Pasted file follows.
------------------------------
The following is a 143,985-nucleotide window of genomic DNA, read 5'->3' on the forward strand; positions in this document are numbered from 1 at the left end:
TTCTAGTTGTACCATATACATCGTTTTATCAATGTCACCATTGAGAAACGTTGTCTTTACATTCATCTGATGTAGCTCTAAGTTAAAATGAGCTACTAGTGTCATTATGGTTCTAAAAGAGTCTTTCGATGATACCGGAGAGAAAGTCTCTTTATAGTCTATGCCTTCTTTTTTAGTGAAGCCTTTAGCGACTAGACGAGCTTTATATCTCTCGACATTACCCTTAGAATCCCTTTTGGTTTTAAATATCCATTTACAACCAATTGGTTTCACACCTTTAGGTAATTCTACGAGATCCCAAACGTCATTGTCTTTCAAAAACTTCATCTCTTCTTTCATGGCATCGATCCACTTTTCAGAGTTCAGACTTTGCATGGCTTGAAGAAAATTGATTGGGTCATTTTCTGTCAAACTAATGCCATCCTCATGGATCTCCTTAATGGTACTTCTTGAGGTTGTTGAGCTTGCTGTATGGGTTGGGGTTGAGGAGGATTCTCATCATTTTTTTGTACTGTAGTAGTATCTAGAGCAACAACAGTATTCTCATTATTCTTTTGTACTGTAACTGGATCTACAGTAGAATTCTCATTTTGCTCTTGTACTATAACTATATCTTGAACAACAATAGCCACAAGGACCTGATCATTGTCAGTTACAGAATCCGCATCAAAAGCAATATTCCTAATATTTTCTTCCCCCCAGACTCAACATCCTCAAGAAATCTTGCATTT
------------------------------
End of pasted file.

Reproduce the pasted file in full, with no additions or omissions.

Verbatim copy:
The following is a 143,985-nucleotide window of genomic DNA, read 5'->3' on the forward strand; positions in this document are numbered from 1 at the left end:
TTCTAGTTGTACCATATACATCGTTTTATCAATGTCACCATTGAGAAACGTTGTCTTTACATTCATCTGATGTAGCTCTAAGTTAAAATGAGCTACTAGTGTCATTATGGTTCTAAAAGAGTCTTTCGATGATACCGGAGAGAAAGTCTCTTTATAGTCTATGCCTTCTTTTTTAGTGAAGCCTTTAGCGACTAGACGAGCTTTATATCTCTCGACATTACCCTTAGAATCCCTTTTGGTTTTAAATATCCATTTACAACCAATTGGTTTCACACCTTTAGGTAATTCTACGAGATCCCAAACGTCATTGTCTTTCAAAAACTTCATCTCTTCTTTCATGGCATCGATCCACTTTTCAGAGTTCAGACTTTGCATGGCTTGAAGAAAATTGATTGGGTCATTTTCTGTCAAACTAATGCCATCCTCATGGATCTCCTTAATGGTACTTCTTGAGGTTGTTGAGCTTGCTGTATGGGTTGGGGTTGAGGAGGATTCTCATCATTTTTTTGTACTGTAGTAGTATCTAGAGCAACAACAGTATTCTCATTATTCTTTTGTACTGTAACTGGATCTACAGTAGAATTCTCATTTTGCTCTTGTACTATAACTATATCTTGAACAACAATAGCCACAAGGACCTGATCATTGTCAGTTACAGAATCCGCATCAAAAGCAATATTCCTAATATTTTCTTCCCCCCAGACTCAACATCCTCAAGAAATCTTGCATTT